China will cut its soybean imports for the first time in 15 years in 2018/19, the agriculture ministry forecast, as a trade spat with the United States pushes pig farmers in the world's top buyer to seek cheaper proteins. China is taking extra efforts to increase its soybean output this year amid an ongoing trade spat with the United States that threatens to curb imports from its second supplier.China is the world’s top buyer and consumer of soybeans, with most used to feed its huge livestock sector. But Beijing has threatened to levy a 25 percent tariff on soybean imports from the United States, in retaliation over trade measures taken by Washington. The threat of the tariffs alone have already cut off U.S. soybean imports, and pushed up prices from other suppliers such as Brazil, supporting the price of soymeal, a widely used animal feed ingredient.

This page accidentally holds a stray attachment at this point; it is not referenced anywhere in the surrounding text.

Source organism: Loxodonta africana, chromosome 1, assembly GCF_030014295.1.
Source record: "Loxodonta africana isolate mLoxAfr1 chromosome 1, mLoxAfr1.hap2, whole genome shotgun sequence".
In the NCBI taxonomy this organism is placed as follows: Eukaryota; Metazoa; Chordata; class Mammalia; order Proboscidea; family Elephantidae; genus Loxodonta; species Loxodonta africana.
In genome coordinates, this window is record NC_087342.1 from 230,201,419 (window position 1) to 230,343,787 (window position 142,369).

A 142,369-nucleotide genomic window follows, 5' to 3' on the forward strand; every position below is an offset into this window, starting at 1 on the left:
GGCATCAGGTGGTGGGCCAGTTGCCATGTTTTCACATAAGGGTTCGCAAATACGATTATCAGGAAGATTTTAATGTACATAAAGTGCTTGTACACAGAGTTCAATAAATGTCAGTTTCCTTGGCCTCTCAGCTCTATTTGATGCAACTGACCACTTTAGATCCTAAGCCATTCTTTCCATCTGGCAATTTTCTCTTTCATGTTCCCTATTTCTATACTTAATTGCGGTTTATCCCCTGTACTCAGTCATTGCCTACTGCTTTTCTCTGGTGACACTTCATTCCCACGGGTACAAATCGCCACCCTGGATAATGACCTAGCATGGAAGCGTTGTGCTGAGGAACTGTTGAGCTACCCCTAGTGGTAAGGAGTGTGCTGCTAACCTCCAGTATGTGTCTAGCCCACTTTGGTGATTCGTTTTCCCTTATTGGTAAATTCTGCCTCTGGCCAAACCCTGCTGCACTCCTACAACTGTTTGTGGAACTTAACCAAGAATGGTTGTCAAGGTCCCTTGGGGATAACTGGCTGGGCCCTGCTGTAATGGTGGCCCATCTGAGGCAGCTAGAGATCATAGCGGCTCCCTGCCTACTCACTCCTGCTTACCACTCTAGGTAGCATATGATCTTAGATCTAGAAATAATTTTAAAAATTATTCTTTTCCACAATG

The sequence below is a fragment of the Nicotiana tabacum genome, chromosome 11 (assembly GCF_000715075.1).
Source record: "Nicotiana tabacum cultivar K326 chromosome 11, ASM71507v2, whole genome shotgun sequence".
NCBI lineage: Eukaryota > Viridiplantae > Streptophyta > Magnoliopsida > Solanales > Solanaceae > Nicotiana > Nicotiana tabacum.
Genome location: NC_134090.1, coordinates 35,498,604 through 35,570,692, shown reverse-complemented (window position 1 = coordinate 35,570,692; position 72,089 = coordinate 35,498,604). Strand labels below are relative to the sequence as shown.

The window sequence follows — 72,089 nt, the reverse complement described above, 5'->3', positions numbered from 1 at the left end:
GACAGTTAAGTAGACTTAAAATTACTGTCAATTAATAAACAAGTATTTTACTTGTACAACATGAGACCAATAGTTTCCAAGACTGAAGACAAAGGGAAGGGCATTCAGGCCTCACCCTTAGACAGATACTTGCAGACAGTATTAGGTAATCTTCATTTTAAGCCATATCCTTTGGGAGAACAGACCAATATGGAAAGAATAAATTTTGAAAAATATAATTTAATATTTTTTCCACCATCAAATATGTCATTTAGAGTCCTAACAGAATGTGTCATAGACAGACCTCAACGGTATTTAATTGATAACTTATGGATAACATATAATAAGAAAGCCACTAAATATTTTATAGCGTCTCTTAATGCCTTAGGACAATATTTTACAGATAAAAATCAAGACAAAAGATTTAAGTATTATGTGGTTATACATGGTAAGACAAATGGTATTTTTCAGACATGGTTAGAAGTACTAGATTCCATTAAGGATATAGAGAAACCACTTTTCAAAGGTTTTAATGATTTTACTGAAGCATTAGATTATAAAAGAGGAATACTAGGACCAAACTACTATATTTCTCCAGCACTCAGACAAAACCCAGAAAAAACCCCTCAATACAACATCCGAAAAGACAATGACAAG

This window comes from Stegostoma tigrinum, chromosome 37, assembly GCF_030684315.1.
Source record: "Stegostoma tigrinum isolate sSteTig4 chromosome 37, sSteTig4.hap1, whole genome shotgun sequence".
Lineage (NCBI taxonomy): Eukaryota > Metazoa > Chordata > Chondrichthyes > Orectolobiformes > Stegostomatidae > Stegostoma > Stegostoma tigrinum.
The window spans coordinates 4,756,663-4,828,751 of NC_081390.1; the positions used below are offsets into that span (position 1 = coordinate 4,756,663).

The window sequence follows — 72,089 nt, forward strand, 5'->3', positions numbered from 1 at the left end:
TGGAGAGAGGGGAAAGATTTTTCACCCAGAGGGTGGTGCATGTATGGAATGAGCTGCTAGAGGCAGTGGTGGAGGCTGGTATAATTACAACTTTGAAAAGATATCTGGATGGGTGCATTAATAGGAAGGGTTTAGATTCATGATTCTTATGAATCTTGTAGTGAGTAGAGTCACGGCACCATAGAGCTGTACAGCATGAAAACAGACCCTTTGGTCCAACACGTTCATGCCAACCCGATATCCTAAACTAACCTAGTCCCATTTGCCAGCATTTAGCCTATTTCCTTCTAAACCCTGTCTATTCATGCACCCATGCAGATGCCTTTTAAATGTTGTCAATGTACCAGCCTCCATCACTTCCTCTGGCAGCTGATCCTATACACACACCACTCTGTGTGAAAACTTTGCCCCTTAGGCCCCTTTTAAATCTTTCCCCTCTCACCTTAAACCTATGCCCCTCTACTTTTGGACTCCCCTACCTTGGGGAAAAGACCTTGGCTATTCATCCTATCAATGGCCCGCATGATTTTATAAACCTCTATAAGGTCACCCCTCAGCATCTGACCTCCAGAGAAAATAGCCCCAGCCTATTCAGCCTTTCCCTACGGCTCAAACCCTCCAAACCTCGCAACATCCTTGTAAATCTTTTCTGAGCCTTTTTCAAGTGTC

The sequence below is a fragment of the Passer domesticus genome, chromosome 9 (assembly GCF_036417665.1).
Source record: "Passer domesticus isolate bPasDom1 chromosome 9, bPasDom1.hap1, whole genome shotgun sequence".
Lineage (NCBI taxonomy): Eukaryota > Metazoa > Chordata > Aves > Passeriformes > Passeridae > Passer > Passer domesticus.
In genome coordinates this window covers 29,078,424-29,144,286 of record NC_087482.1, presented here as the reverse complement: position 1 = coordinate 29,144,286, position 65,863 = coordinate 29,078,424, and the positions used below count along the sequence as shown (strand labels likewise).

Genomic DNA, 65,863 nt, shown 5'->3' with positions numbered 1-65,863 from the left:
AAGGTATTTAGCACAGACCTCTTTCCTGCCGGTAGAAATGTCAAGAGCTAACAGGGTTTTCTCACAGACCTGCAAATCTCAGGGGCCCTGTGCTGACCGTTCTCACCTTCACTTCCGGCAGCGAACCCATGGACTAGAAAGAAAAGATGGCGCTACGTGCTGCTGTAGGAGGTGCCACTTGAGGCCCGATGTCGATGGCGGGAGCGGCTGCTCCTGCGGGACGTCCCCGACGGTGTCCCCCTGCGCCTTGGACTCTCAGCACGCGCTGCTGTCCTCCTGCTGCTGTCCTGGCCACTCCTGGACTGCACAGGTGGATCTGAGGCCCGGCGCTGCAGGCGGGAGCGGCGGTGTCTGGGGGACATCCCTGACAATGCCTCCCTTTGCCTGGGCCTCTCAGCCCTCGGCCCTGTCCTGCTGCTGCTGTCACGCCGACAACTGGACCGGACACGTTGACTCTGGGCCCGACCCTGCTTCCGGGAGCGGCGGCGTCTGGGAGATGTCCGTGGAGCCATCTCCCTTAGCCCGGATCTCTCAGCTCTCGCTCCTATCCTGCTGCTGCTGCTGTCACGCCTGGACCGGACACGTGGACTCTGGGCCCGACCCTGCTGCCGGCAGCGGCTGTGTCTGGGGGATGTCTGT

Authorities in the north-eastern Heilongjiang and Jilin provinces met at the end of the April to discuss actions to boost planting of soybeans, reports posted on city government websites said. A document circulating online apparently published by the Heilongjiang provincial government called for an extra 5 million mu (333,333 hectares) to be planted with soybeans this year.The so-called “emergency notice” also called for an additional 2 million mu to be included in an ongoing programme to rotate corn with other crops such as soybeans. The government of Jilin provincial capital Changchun also outlined several actions to fulfil the new policy in a document posted online, dated April 28.